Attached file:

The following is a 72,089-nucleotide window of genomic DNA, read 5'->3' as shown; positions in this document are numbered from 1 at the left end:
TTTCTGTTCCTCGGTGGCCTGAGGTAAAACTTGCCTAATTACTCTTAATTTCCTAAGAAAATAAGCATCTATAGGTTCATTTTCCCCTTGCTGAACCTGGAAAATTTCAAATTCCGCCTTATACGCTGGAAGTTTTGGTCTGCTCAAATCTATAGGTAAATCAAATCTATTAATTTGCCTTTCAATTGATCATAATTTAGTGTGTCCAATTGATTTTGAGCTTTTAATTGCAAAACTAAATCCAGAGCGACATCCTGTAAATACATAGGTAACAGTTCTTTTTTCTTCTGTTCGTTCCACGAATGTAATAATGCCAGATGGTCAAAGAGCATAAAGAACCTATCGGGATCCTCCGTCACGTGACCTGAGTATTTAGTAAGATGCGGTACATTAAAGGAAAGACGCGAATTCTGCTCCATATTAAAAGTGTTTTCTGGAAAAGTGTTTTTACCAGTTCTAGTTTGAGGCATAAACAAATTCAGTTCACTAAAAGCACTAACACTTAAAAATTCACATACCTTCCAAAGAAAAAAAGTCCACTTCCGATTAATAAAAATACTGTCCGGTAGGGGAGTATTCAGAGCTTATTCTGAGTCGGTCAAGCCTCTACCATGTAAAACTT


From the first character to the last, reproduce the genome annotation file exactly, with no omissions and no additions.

The following is a 72,089-nucleotide window of genomic DNA, read 5'->3' as shown; positions in this document are numbered from 1 at the left end:
TTTCTGTTCCTCGGTGGCCTGAGGTAAAACTTGCCTAATTACTCTTAATTTCCTAAGAAAATAAGCATCTATAGGTTCATTTTCCCCTTGCTGAACCTGGAAAATTTCAAATTCCGCCTTATACGCTGGAAGTTTTGGTCTGCTCAAATCTATAGGTAAATCAAATCTATTAATTTGCCTTTCAATTGATCATAATTTAGTGTGTCCAATTGATTTTGAGCTTTTAATTGCAAAACTAAATCCAGAGCGACATCCTGTAAATACATAGGTAACAGTTCTTTTTTCTTCTGTTCGTTCCACGAATGTAATAATGCCAGATGGTCAAAGAGCATAAAGAACCTATCGGGATCCTCCGTCACGTGACCTGAGTATTTAGTAAGATGCGGTACATTAAAGGAAAGACGCGAATTCTGCTCCATATTAAAAGTGTTTTCTGGAAAAGTGTTTTTACCAGTTCTAGTTTGAGGCATAAACAAATTCAGTTCACTAAAAGCACTAACACTTAAAAATTCACATACCTTCCAAAGAAAAAAAGTCCACTTCCGATTAATAAAAATACTGTCCGGTAGGGGAGTATTCAGAGCTTATTCTGAGTCGGTCAAGCCTCTACCATGTAAAACTT